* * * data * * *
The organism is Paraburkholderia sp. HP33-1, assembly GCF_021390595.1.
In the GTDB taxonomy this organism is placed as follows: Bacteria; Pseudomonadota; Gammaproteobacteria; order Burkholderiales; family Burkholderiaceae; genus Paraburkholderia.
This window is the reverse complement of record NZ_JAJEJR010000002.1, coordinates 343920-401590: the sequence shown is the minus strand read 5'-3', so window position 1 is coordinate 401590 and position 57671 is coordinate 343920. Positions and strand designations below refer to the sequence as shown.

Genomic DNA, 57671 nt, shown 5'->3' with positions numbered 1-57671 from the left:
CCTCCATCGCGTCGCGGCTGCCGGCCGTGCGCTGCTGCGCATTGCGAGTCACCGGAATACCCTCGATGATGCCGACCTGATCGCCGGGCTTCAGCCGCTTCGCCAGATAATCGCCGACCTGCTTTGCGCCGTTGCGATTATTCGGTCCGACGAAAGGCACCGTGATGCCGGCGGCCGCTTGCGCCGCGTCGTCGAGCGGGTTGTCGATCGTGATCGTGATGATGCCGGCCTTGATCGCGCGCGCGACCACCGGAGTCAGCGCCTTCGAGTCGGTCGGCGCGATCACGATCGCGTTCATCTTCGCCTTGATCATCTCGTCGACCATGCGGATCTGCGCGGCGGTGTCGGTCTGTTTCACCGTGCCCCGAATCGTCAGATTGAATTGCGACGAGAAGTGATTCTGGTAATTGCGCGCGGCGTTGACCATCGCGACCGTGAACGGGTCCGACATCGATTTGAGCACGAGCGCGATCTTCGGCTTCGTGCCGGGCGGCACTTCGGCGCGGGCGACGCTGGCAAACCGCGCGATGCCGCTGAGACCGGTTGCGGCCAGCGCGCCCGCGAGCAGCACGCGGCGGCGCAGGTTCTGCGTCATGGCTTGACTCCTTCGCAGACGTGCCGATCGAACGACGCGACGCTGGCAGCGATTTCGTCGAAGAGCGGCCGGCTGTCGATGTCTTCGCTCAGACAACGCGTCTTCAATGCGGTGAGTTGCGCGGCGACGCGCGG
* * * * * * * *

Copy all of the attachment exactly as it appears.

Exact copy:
The organism is Paraburkholderia sp. HP33-1, assembly GCF_021390595.1.
In the GTDB taxonomy this organism is placed as follows: Bacteria; Pseudomonadota; Gammaproteobacteria; order Burkholderiales; family Burkholderiaceae; genus Paraburkholderia.
This window is the reverse complement of record NZ_JAJEJR010000002.1, coordinates 343920-401590: the sequence shown is the minus strand read 5'-3', so window position 1 is coordinate 401590 and position 57671 is coordinate 343920. Positions and strand designations below refer to the sequence as shown.

Genomic DNA, 57671 nt, shown 5'->3' with positions numbered 1-57671 from the left:
CCTCCATCGCGTCGCGGCTGCCGGCCGTGCGCTGCTGCGCATTGCGAGTCACCGGAATACCCTCGATGATGCCGACCTGATCGCCGGGCTTCAGCCGCTTCGCCAGATAATCGCCGACCTGCTTTGCGCCGTTGCGATTATTCGGTCCGACGAAAGGCACCGTGATGCCGGCGGCCGCTTGCGCCGCGTCGTCGAGCGGGTTGTCGATCGTGATCGTGATGATGCCGGCCTTGATCGCGCGCGCGACCACCGGAGTCAGCGCCTTCGAGTCGGTCGGCGCGATCACGATCGCGTTCATCTTCGCCTTGATCATCTCGTCGACCATGCGGATCTGCGCGGCGGTGTCGGTCTGTTTCACCGTGCCCCGAATCGTCAGATTGAATTGCGACGAGAAGTGATTCTGGTAATTGCGCGCGGCGTTGACCATCGCGACCGTGAACGGGTCCGACATCGATTTGAGCACGAGCGCGATCTTCGGCTTCGTGCCGGGCGGCACTTCGGCGCGGGCGACGCTGGCAAACCGCGCGATGCCGCTGAGACCGGTTGCGGCCAGCGCGCCCGCGAGCAGCACGCGGCGGCGCAGGTTCTGCGTCATGGCTTGACTCCTTCGCAGACGTGCCGATCGAACGACGCGACGCTGGCAGCGATTTCGTCGAAGAGCGGCCGGCTGTCGATGTCTTCGCTCAGACAACGCGTCTTCAATGCGGTGAGTTGCGCGGCGACGCGCGG